The Bank of England left interest rates unchanged on Thursday, the first time in nearly two years that it opted to not raise rates amid a long-running battle against stubbornly high inflation.
The decision came a day after data showed inflation in Britain unexpectedly slowed in August. Policymakers at the central bank kept interest rates at 5.25 percent, the highest since early 2008, pausing after 14 consecutive rate increases.
“Inflation has fallen a lot in recent months, and we think it will continue to do so,” Andrew Bailey, the governor of the central bank, said in a statement. “But there is no room for complacency.”
Interest rates need to be “sufficiently restrictive for sufficiently long” enough to return inflation to the central bank’s 2 percent target, according to the minutes of this week’s policy meeting. Officials also left the door open for further rate increases, “if there were evidence of more persistent inflationary pressures,” the minutes said.
The Bank of England’s pause comes during a long and tumultuous struggle against inflation that officials warned was not over. The central bank began its tightening cycle in December 2021, raising rates from near zero to levels last seen during the financial crisis of 2008. In that time, inflation has soared faster than economists expected and has remained high, even though it is down from its peak of about 11 percent in October.
Policymakers have come under significant public pressure for not maintaining a stronger hold over inflation and not foreseeing the problem in their forecasts. The central bank has said Ben Bernanke, the former U.S. Federal Reserve chair, will lead a review into the bank’s forecasting processes.
But this week, some news landed in the central bank’s favor. Consumer prices rose 6.7 percent in August from a year earlier, down slightly from the previous month. Economists had expected the rate to increase because of a global rise in energy prices. Instead, slower food price inflation and other factors pulled the overall rate of inflation down.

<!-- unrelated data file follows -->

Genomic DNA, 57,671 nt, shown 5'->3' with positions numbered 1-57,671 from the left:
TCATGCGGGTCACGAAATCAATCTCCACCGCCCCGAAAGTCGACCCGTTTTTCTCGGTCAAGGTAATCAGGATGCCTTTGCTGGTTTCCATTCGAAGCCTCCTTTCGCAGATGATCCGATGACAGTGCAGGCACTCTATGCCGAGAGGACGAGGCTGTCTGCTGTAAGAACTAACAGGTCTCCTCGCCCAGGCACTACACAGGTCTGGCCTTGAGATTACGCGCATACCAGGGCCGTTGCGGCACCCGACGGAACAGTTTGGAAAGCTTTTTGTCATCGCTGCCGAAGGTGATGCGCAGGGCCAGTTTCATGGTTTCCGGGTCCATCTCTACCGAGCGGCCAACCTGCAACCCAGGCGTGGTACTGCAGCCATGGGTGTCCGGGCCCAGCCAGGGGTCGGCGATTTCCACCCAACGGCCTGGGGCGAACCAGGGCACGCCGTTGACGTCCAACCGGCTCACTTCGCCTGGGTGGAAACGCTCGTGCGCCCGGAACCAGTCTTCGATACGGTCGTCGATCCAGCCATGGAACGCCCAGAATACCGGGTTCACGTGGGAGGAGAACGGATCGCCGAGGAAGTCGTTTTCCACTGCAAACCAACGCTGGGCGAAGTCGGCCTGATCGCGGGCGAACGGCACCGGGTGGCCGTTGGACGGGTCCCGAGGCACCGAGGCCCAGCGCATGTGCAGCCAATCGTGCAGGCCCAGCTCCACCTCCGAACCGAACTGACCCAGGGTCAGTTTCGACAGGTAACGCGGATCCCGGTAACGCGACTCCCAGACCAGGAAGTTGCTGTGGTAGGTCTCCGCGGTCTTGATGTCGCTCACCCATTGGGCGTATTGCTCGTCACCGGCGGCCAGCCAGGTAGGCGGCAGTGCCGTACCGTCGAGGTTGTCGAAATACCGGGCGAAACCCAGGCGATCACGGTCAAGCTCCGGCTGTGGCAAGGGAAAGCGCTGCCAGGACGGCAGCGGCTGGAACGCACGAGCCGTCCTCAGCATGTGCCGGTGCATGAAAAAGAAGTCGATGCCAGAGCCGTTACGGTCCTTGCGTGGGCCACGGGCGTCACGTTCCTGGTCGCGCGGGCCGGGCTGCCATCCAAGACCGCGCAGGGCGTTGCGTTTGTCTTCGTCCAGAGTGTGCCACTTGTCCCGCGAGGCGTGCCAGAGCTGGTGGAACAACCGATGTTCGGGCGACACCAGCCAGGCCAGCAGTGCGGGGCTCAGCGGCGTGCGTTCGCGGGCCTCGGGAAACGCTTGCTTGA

Better still for the central bank, measures of domestic inflationary pressures also slowed. The annual rate of core inflation, which strips out energy and food costs, which tend to be more volatile and influenced by international markets, fell to 6.2 percent in August, from 6.9 percent the previous month. And services inflation, which is heavily influenced by companies’ wage costs, slowed by more than the central bank’s forecast, even after accounting for the impact of travel services in the summer when they tend to be more volatile.
As inflation rates drop across much of the world and economies are weakening, in part because of the aggressive policy tightening by central banks, policymakers are trying to carefully calibrate the right level of interest rates. Several central banks are shifting their focus from how high to raise interest rates to how long they will need to stay elevated to bring down inflation without causing unnecessary economic pain.
On Wednesday, the Federal Reserve left interest rates unchanged, but officials suggested that they still expect to make another rate increase before the end of 2023 and keep rates high through next year. Last week, policymakers at the European Central Bank said they were likely done raising interest rates, based on their assessment of the economy, and would keep rates at their high levels “for a sufficiently long duration.”
Before the Bank of England’s decision was announced, there was an almost even chance that the central bank would raise or hold rates, according to trading on financial markets. In the end, it was a split decision among the nine members of the central bank’s rate setting committee. Five policymakers, including Mr. Bailey, voted to hold rates steady, citing lower-than-expected inflation rates and signs that the labor market was loosening, with higher unemployment and fewer job vacancies.
The other four, including the newest member, Megan Greene, voted to raise interest rates by a quarter point, arguing that the resilience in the economy, high wage growth and other indicators showed there was evidence of more persistent inflationary pressures.